Interruptions, for example


You are so lucky! You get to see Bernice Sandler’s talk at Women in Secularism 2012, at last.

It’s about the subtle, unnoticed ways women and men are treated differently.

What??? Really? Is that true? There are subtle, unnoticed ways women and men are treated differently?

Who could ever possibly have guessed…

http://www.youtube.com/watch?v=kyT3uW9Ib9E&feature=share&list=PLFo5kdUdZWj6fGZ3Mu6yvxMzfU6Sz_b-B

Comments

  1. says

    I was at an event a couple months ago, sort of a small workshop with 25 people or so. And I noticed that every time one of the women opened her mouth – EVERY TIME – some guy’d talk right over her or interrupt her. It was pretty cringe-worthy, especially since I realize that I’ve done that, myself, more than a few times. :( After a bit I started interrupting the interrupters, “Hey! Emily was talking…” but I don’t have a clue if it helped. I’m not sure what’s a good way to handle that kind of situation. :(

  2. theoreticalgrrrl says

    @Gregory in Seattle
    It’s not subtle, it’s just that there are penalties for women pointing them out.

  3. says

    An excellent talk, and I concur with Sandler.

    I have had the opportunity to conduct technical meetings (as chair) across many months with gender balanced groups. I have managed to achieve about 80% gender equal behaviour, through various techniques (e.g. disregard inappropriate male interruptions, maintaining eye contact with the interrupted female until she continues).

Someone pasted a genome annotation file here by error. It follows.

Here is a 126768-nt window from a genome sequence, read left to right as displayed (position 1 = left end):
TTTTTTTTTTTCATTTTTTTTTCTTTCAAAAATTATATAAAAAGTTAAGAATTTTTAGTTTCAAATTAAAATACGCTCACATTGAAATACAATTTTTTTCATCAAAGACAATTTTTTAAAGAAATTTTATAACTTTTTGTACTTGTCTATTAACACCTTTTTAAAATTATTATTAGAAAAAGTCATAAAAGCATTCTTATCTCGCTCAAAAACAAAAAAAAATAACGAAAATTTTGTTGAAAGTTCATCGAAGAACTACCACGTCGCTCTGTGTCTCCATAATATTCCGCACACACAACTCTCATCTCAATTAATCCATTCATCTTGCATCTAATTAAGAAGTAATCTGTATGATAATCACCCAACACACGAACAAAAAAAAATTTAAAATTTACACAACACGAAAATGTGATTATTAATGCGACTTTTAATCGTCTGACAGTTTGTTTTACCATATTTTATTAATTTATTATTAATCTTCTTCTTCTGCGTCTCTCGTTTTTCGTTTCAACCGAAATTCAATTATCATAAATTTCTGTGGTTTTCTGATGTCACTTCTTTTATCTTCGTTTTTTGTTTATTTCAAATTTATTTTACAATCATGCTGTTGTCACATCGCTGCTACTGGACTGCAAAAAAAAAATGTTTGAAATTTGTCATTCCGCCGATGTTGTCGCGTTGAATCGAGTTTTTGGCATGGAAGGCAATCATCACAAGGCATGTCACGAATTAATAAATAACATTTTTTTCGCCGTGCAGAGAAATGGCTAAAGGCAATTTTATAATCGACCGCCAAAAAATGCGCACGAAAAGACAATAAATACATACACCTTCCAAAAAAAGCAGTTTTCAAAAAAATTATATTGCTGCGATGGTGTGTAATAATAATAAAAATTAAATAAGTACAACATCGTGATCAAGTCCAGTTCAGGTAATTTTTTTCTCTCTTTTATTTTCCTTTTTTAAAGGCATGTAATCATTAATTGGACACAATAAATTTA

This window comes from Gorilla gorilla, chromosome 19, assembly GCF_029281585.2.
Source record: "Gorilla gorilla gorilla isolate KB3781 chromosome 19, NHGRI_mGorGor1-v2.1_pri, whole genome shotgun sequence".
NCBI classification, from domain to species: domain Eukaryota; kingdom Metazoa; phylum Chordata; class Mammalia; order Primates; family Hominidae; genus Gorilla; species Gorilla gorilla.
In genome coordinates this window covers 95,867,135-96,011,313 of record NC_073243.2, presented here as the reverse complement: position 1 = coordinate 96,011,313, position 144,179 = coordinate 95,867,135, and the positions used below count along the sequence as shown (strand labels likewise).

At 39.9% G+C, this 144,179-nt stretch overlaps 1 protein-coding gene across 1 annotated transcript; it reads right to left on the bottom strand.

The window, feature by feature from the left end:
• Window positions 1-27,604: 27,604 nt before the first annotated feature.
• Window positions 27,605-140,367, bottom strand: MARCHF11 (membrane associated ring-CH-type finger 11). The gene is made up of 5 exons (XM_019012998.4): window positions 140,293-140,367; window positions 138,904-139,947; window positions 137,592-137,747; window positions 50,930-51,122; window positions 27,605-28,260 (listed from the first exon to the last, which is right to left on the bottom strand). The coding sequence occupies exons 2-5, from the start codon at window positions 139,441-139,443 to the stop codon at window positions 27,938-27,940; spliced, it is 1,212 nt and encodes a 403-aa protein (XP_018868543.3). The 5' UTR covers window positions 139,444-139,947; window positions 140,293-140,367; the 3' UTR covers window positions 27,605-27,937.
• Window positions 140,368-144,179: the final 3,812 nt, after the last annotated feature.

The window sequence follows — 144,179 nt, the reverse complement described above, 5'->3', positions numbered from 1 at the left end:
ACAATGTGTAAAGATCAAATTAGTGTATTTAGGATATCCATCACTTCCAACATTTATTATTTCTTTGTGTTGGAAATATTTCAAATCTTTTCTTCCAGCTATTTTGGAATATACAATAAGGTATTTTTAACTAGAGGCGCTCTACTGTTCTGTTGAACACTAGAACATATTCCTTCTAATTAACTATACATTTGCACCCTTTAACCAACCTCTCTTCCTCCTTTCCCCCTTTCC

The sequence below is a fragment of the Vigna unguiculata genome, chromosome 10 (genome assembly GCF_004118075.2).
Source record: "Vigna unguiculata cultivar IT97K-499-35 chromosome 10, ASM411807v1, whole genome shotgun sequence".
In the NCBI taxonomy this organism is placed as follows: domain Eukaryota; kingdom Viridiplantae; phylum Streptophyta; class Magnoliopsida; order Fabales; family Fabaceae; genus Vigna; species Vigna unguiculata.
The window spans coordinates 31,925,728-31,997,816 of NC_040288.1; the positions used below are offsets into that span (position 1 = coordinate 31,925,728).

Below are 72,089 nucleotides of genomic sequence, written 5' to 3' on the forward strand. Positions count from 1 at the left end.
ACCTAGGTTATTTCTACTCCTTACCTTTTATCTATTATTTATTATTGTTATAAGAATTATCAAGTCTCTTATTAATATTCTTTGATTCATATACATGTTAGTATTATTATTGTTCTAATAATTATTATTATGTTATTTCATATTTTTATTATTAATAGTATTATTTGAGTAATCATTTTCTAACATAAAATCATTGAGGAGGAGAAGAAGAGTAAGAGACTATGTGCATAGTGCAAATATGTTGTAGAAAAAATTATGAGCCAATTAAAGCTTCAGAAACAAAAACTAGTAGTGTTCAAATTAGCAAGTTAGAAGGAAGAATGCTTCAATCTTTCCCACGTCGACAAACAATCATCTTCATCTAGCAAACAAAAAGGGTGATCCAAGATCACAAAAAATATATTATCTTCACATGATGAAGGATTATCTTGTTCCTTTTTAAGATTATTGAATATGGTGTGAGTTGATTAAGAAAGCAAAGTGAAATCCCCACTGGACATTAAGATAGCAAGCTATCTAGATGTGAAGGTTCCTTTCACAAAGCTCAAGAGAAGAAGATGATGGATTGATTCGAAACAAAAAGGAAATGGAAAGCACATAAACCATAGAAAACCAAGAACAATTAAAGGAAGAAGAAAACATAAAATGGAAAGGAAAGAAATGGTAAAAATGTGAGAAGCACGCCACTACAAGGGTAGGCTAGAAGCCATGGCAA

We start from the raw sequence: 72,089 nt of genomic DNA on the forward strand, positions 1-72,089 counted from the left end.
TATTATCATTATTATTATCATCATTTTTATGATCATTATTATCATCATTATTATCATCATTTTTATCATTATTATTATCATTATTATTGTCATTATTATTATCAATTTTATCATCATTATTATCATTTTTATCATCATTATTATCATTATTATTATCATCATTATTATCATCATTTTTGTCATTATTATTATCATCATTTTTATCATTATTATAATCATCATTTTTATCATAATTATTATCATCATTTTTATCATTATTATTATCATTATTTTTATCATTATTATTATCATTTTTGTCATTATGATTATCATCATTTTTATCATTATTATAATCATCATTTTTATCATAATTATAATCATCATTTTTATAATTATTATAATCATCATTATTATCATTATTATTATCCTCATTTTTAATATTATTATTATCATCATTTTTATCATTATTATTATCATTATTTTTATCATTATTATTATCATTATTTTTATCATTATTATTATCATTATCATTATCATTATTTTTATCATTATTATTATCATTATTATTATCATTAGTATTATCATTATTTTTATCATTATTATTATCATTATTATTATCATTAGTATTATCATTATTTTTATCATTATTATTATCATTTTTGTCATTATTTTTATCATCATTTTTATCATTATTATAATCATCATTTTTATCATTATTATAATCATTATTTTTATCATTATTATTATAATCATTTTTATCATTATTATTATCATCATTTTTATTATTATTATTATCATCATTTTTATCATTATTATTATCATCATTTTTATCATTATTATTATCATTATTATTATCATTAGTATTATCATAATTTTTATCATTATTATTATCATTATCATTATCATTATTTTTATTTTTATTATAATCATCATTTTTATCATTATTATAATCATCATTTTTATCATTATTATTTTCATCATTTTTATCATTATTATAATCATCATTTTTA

However, my intuition is that the last 20% is a barrier, due to our hormone-vulnerable-biology. And unlike other inequalities (ethnic, cultural, and such), gender equality seems to require constant vigilance.

  4. leni says

    It was a really interesting and entertaining talk. And yes, women do it to other women too. I’ll definitely be watching myself closer for this kind of thing. I never realized that there were gender differences in this behavior, I don’t think I ever even thought about it. I think I just assumed that some people were just more rude and never noticed when I was that rude person.

    But looking back, I can think of many, many examples. Like during a recent training session in which I was the only female. Trainers would barely look at me. We took turns going around the room answering questions from the final test. I was the only person he cut off mid-sentence, before I even answered the question (no, I wasn’t rambling. I said “I’m not a 100% sure, but I think it comes from the….”). He cut me off, answered for me and then had the gall to say “A lot of people miss that one”. I wasn’t wrong, I had the correct answer written down but he didn’t even give me time to say it before he assumed I missed it :/

    You know what he said to the guy who said he couldn’t answer because he didn’t even finish the test? “Go ahead and give it a shot anyway.”

    *Sigh* I could think of many, many more. Maybe the saddest thing is that even though this just happened last week, I had not seen Berenice Sandler’s lecture and wasn’t aware of this pattern. During the training, I assumed it was my fault for admitting that I wasn’t 100% sure before I answered and that made me feel both stupid and like I talk too much. Yeah, I thought he was rude, but somehow I still put the responsibility for that on myself.

    And yes, it did put a damper on my willingness to participate in the training. Jesus, it’s almost frightening to think of how easy it is to participate in your own public shaming without even really being aware of it.

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